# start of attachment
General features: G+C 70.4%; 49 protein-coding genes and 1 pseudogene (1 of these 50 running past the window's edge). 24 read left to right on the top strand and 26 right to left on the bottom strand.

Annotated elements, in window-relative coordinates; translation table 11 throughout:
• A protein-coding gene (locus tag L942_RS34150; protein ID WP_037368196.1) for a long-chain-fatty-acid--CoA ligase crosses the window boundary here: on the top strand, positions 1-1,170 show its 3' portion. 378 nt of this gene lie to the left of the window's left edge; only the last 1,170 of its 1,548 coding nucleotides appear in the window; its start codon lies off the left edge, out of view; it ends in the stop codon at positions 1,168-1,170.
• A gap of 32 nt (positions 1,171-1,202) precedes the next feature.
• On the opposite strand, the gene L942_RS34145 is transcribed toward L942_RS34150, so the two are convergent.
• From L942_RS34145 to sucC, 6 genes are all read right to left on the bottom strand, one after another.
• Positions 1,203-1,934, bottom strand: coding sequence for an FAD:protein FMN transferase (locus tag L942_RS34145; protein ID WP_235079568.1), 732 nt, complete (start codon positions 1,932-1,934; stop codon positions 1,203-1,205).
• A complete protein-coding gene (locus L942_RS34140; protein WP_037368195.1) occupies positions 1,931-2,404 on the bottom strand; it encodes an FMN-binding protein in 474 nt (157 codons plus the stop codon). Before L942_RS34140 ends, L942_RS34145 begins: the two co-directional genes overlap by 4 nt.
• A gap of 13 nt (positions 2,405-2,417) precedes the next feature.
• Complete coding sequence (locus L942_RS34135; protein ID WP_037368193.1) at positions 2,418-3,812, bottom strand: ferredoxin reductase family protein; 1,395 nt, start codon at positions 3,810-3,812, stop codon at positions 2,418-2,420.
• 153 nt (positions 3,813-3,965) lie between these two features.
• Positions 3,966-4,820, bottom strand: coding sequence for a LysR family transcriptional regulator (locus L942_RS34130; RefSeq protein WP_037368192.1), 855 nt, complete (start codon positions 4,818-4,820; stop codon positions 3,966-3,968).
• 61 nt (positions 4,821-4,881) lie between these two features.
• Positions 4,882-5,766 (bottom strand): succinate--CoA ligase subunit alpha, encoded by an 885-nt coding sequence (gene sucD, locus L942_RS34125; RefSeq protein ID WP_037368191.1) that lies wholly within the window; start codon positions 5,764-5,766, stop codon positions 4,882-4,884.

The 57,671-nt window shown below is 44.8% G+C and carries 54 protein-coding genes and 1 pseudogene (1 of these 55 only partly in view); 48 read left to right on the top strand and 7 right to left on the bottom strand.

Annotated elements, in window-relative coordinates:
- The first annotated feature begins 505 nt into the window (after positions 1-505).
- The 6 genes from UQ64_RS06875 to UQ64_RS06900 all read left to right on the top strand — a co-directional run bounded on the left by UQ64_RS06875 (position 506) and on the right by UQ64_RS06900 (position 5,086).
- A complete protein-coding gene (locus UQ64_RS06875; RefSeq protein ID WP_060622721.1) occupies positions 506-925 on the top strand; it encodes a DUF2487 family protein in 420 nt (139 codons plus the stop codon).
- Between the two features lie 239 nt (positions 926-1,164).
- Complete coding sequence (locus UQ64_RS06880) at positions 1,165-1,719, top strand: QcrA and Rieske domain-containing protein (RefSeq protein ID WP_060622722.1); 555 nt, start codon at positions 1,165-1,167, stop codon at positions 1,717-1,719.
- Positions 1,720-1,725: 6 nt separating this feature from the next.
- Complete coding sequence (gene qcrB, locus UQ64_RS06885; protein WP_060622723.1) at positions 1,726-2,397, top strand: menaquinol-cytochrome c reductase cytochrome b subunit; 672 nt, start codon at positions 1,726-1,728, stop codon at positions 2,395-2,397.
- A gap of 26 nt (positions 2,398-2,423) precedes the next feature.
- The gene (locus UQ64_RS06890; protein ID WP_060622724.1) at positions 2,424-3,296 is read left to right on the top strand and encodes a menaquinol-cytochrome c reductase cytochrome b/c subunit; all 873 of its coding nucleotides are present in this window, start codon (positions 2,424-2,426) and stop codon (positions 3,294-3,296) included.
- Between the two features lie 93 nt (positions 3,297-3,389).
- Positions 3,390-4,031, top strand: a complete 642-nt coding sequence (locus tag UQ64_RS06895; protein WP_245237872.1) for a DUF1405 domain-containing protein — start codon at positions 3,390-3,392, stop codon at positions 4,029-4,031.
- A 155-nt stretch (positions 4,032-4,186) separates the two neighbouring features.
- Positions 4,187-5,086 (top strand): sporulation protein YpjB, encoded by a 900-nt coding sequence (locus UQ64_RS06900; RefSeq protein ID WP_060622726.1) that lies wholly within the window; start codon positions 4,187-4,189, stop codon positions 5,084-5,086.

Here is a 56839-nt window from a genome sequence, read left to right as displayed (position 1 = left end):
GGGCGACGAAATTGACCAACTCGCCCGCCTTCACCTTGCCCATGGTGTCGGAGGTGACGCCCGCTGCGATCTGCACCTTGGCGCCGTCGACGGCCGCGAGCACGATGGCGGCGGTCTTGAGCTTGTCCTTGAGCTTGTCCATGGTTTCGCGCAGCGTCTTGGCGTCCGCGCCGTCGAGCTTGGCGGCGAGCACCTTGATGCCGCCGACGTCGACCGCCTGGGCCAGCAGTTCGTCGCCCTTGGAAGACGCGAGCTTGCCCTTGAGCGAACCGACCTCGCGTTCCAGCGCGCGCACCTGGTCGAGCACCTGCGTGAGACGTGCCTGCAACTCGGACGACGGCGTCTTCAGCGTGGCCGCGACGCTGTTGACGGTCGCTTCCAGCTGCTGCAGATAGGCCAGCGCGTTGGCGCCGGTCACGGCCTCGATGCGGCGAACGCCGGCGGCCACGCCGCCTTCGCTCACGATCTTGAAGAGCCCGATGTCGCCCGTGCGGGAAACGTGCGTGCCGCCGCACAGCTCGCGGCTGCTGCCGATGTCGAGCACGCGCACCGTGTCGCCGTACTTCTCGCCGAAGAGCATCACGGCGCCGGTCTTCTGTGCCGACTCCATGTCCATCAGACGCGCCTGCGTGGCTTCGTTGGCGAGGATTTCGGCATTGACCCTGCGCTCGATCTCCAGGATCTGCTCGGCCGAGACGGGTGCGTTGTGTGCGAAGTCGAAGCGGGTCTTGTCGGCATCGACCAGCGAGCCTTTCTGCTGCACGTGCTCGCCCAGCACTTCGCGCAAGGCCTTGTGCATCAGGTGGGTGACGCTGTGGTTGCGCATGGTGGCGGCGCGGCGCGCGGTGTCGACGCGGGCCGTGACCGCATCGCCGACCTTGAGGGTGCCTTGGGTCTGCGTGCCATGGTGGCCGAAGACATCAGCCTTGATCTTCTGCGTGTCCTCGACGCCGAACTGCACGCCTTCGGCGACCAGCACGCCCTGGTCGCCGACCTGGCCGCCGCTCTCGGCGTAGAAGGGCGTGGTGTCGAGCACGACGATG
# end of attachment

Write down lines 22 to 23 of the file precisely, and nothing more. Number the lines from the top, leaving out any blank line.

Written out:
- Positions 1,720-1,725: 6 nt separating this feature from the next.
- Complete coding sequence (gene qcrB, locus UQ64_RS06885; protein WP_060622723.1) at positions 1,726-2,397, top strand: menaquinol-cytochrome c reductase cytochrome b subunit; 672 nt, start codon at positions 1,726-1,728, stop codon at positions 2,395-2,397.